I didn't realize this was an abridged audiobook version when I selected it. Based on the number of discs I'm estimating it at less than half the pages of the print version. This saga spans eleven centuries, beginning with the love story of Connell and Deirdre during the Pagan times of the High Kings of Tara and going through the English takeover of Ireland during the reign of Henry VIII. Along the way there are battles with Vikings, the creation of the Book of Kells, Druids, monks, illuminated manuscripts, tribal chieftains, rebels, intrigue and a rich interweaving of history with characters true to their place and time. Rutherford takes historical detail and enlivens it with the stories of memorable people, both real and fictional. To be honest, I don't know if I would have tackled the lengthy print version but I'm disappointed that this audio version was an abridgment.

Thursday, February 11, 2016

Fates and furies

Fates and Furies / Lauren Groff 391 pgs.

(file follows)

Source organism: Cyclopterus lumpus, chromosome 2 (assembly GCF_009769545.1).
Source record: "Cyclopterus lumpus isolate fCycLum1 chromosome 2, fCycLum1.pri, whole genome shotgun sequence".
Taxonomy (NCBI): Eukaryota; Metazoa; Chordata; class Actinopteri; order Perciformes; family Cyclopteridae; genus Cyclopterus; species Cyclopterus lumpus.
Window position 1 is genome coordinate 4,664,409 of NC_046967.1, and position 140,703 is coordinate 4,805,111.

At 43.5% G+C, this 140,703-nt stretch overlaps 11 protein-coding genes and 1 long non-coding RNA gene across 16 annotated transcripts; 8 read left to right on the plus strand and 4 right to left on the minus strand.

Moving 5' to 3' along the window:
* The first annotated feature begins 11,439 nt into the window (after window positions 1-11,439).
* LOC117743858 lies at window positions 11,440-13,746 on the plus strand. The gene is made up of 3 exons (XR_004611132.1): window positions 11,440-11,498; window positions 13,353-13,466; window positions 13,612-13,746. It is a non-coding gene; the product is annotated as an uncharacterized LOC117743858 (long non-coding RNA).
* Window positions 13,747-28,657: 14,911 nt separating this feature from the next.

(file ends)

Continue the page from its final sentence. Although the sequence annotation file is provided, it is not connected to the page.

Lotto and Mathilde are the "it" couple.  Married right out of college they are beautiful, glamorous, in love, and destined for greatness.  But some times things aren't always how they seem.  The fates part of the book covers Lotto.  He is a sex machine, tall, and dynamic.  But he is also entitled, slow to understand the true nature of his talents and a bit self centered.  He meets Mathilde and many things change.  He becomes a dedicated  and faithful husband but never really finds success as an actor.  Mathilde is a saintly dedicated and faithful wife who works hard to support their fairly poverty stricken household.  Lotto, who hales from wealth, is disowned by his mother because she disapproves of the marriage.